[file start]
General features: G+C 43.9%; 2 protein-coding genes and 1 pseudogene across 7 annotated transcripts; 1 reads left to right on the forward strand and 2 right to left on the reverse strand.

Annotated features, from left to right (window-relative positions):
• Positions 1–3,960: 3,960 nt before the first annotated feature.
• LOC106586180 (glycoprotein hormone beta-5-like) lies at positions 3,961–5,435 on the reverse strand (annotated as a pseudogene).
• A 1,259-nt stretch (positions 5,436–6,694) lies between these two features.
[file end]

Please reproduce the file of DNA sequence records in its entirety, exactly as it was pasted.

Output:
General features: G+C 43.9%; 2 protein-coding genes and 1 pseudogene across 7 annotated transcripts; 1 reads left to right on the forward strand and 2 right to left on the reverse strand.

Annotated features, from left to right (window-relative positions):
• Positions 1–3,960: 3,960 nt before the first annotated feature.
• LOC106586180 (glycoprotein hormone beta-5-like) lies at positions 3,961–5,435 on the reverse strand (annotated as a pseudogene).
• A 1,259-nt stretch (positions 5,436–6,694) lies between these two features.